OBJECTIVE: To examine the association between elevated leukocyte count and hospital mortality and heart failure in patients enrolled in the multinational, observational Global Registry of Acute Coronary Events (GRACE).
BACKGROUND: Elevated leukocyte count is associated with adverse hospital outcomes in patients presenting with acute myocardial infarction (AMI). The association of this prognostic factor with hospital mortality and heart failure in patients with other acute coronary syndromes (ACS) is unclear.
METHODS: We examined the association between admission leukocyte count and hospital mortality and heart failure in 8269 patients presenting with an ACS. This association was examined separately in patients with ST-segment elevation AMI, non-ST-segment elevation AMI, and unstable angina. Leukocyte count was divided into 4 mutually exclusive groups (Q): Q1 <6000, Q2 = 6000-9999, Q3 = 10,000-11,999, Q4 >12,000. Multiple logistic regression analysis was performed to examine the association between elevated leukocyte count and hospital events while accounting for the simultaneous effect of several potentially confounding variables. RESULTS: Increasing leukocyte count was significantly associated with hospital death (adjusted odds ratio [OR] 2.8, 95% CI 2.1-3.6 for Q4 compared to Q2 [normal range]) and heart failure (OR 2.7, 95% CI 2.2-3.4) for patients presenting with ACS. This association was seen in patients with ST-segment elevation AMI (OR for hospital death 3.2, 95% CI 2.1-4.7; OR for heart failure 2.4, 95% CI 1.8-3.3), non-ST-segment elevation AMI (OR for hospital death 1.9, 95% CI 1.2-3.0; OR for heart failure 1.7, 95% CI 1.1-2.5), or unstable angina (OR for hospital death 2.8, 95% CI 1.4-5.5; OR for heart failure 2.0, 95% CI 0.9-4.4).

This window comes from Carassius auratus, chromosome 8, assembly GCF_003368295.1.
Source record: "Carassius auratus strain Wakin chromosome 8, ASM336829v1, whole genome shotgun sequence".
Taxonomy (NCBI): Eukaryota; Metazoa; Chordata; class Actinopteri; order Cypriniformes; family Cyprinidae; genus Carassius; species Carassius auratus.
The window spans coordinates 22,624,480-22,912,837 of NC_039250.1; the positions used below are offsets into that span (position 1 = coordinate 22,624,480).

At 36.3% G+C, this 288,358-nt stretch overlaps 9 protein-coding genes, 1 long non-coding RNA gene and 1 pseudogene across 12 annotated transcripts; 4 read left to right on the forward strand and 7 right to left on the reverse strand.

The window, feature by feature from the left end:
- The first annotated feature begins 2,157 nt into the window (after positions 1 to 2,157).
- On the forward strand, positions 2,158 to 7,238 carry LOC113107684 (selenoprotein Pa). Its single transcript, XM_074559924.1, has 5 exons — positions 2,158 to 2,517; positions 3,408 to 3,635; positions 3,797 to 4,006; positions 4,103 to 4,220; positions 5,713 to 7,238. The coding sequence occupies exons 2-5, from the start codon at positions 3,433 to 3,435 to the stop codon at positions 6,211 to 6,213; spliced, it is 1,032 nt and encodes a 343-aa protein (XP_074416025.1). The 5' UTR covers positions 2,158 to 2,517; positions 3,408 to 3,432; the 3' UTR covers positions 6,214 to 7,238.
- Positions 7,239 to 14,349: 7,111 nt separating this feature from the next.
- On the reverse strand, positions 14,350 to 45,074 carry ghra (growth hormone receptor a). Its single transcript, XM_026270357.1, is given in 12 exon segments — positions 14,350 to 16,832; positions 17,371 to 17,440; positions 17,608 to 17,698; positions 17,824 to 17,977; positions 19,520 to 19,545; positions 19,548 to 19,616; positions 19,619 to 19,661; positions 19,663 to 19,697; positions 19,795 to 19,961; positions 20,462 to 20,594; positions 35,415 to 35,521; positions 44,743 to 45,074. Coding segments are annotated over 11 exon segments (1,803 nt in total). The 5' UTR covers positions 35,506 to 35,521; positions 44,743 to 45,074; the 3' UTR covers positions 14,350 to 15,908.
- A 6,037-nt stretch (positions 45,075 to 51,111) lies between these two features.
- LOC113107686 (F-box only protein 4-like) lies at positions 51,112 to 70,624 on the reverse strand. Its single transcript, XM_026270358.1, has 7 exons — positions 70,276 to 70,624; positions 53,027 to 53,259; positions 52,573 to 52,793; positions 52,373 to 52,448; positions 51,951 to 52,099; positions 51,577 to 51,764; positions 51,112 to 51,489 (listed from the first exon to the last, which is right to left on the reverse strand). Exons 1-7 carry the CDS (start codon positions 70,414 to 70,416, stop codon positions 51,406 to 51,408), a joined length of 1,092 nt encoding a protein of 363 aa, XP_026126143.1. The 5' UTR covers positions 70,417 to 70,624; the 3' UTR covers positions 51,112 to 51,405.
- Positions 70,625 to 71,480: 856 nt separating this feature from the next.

CONCLUSION: In men and women of all ages with the spectrum of ACS, initial leukocyte count is an independent predictor of hospital death and the development of heart failure.
Available at: http://works.bepress.com/robert_goldberg/75/